One moment Jura was standing still and the next she was leaping at him with her hands made into fists. “You injured my friend Cilean merely for your lust?” she screamed at him. “You broke my engagement to Daire because of your japing lusts?”
He caught her as she flew at him, his back hitting the stone wall. He was so angry at her, insanely angry, viciously angry, but the moment he touched her his anger turned to desire. He enveloped her in his arms and his mouth crushed down on hers, and Jura responded to him, her body seeming to try to make itself dissolve into his. Her arms went about his neck, pulling him closer as her mouth opened under his. Her anger, her despair, her loneliness turned into desire for him. She was his to do with as he would.
Suddenly, he pushed her from him and Jura went sprawling onto the hard stone floor.
“We must talk,” he said through his teeth.
He was panting like a hard-run horse as he looked down at her. A beam of sun came through the arrow slit and lighted the back of his head. “I curse you, Jura,” he said, his jaw hard. “I made a vow before God that I’d not touch you and I will not.”
Jura was trying to recover her senses. “We are married now,” she said. Whatever problems she had with his logic, she had none with her wanting of him.
“Then you must beg me,” he said.
“I must what?” she said, rising.
“If you want me in your bed, you must beg me.”
Jura blinked at him. “Is this one of your English customs? Do you make your soft Englishwomen beg? Is that a way to further humiliate them and to make yourself feel powerful? Lanconian men need not make their women grovel. Lanconian men are men.”
His anger was back and he took a step toward her then moved away, rather like one did when one moved too close to a fire. “I made a vow to God and I will not break it. Now, we have things to discuss.”
“I have nothing to discuss with you,” Jura said, and started for the door.
He caught her arm but released it instantly. “Sit,” he ordered.
With a shrug, Jura obeyed.
Rowan turned away from her and began pacing. “However it happened, through what mean turn of fate, you and I are married. I could dissolve the marriage if the circumstances were different, if I were not half English and therefore suspect or if you were not related to Geralt. But I cannot release us from this marriage; therefore, we will have to make concessions. Tomorrow I leave to go to the Vatell tribe to talk with their leader and you must go with me.”
Jura stood. “I most certainly will not.”
Rowan stood in front of her and leaned down until his nose was nearly touching hers. “I do not trust you to not try to gather an army to put that loud, arrogant brother of yours on the throne. I will have you near me—both of you—so that I can see what you are doing.”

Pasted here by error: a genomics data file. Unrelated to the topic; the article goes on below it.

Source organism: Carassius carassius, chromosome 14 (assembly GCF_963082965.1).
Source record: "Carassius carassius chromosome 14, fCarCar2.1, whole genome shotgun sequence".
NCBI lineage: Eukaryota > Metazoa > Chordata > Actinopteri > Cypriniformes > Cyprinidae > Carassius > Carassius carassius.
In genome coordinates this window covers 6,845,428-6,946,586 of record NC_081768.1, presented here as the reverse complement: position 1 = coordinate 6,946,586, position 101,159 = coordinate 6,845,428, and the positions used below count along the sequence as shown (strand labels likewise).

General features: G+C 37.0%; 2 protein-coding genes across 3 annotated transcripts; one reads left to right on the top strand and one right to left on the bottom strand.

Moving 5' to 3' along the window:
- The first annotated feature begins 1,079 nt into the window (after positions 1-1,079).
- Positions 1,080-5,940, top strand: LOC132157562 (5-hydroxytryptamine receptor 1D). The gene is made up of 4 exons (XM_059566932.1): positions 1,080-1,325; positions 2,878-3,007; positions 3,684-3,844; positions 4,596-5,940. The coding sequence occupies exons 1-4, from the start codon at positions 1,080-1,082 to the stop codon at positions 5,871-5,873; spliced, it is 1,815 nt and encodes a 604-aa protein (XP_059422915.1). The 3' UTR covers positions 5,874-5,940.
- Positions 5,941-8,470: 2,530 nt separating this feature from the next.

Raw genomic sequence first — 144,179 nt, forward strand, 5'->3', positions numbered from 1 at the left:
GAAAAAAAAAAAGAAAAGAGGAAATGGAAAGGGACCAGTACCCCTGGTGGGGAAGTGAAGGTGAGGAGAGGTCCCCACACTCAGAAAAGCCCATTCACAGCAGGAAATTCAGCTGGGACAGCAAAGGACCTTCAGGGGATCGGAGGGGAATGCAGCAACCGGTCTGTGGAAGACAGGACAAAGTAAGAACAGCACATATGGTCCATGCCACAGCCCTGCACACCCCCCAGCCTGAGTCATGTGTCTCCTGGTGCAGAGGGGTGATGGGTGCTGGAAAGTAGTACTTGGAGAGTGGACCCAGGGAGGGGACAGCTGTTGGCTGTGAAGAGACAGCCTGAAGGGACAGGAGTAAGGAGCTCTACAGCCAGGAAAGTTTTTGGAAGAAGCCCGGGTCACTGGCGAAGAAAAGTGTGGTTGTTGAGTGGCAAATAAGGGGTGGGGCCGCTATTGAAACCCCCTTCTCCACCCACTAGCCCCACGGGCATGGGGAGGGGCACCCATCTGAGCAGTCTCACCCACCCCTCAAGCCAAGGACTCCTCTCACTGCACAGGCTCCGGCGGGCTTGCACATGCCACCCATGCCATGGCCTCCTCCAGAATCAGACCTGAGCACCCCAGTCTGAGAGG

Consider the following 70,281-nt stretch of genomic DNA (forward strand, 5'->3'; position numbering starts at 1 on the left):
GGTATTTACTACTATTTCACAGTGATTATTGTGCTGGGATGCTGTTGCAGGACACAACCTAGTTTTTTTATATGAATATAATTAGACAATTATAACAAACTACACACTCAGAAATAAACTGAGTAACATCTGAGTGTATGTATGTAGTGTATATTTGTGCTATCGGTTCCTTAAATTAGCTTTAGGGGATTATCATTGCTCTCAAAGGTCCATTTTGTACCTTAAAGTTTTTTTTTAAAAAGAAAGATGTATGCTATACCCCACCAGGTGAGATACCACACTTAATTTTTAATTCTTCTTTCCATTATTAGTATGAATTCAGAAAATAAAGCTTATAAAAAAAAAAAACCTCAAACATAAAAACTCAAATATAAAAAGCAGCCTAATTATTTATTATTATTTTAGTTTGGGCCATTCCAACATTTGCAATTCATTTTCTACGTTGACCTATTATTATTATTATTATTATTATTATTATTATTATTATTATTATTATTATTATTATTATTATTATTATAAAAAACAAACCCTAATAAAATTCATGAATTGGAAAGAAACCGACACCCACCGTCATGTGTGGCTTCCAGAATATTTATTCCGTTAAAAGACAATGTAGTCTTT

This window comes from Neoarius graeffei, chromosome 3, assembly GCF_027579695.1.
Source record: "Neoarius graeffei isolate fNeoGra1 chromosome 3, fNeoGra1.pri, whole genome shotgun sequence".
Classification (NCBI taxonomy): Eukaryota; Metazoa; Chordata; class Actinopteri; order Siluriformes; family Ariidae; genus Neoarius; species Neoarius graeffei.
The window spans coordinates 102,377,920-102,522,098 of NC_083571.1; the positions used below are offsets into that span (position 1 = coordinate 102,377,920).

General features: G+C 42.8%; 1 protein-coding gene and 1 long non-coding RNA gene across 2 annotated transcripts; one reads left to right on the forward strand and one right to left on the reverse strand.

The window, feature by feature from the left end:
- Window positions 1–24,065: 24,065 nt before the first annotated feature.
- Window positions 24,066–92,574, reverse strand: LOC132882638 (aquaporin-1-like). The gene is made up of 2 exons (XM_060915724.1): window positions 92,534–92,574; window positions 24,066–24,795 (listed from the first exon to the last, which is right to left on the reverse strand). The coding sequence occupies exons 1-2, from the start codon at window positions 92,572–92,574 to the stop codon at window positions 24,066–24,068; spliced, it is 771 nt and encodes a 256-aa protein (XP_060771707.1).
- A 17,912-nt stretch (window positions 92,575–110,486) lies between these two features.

“Or is it that you do not want the people to think you cannot take your wife’s virginity,” she said softly. She could feel his breath on her lips.
His eyelids lowered. “I can take it all right, make no mistake of that.” He glanced down at her lips and back to her eyes. “But I will not.”
She moved away from him. Whatever his stupid English reasons were for rejecting her, he was doing just that, rejecting her. It was another reason in her long list for hating him. “I will remain here and—”
“No!” he said loudly. “Whether you want it or not, you are my wife and you will act as such. If you do not share my bed, you will share my room, or tent, as it may be. I will let nothing stand in my way of uniting the tribes. If the people want to see me with my virginal wife, then they will see me—and I will be able to see that you do nothing evil behind my back.”
“If I put a sword through you, it will be in your heart not in your back.”
“I assume that is meant to ease my mind,” he said dryly.
“Take it how you want,” she said, glaring at him, then her expression turned to curiosity. “How do you plan to unite the tribes? Conquer them?”
Rowan moved away toward the window. “In a manner of speaking. I want to marry them to each other so that in a couple of generations they will be so interbred they will not know which tribe they are. They will only be Lanconians.”
Jura smiled at him. “And how do you plan to do this? Ask them to marry people they hate?” Her smile disappeared. “You know nothing of us. The tribes would die before giving up their identity. Why don’t you go back to your England and leave us in peace before you cause a war—if you live that long?”
“And will you return with me?”
Jura was aghast. “Live in England, where the women must beg the men for their favors?”
Rowan opened his mouth to explain but closed it again. “I will not try to explain to you. Your duty is to obey and nothing else. You are to go with me as I travel across Lanconia and nothing else. I want no advice from you nor any comments. You are to be a proper wife.”
“An English mouse, you mean,” she said. “You will find a Lanconian woman not so easy to subdue as your pale English dolls. I will go with you. What does it matter? I will be a widow by the next full moon.” She turned on her heel and left the room.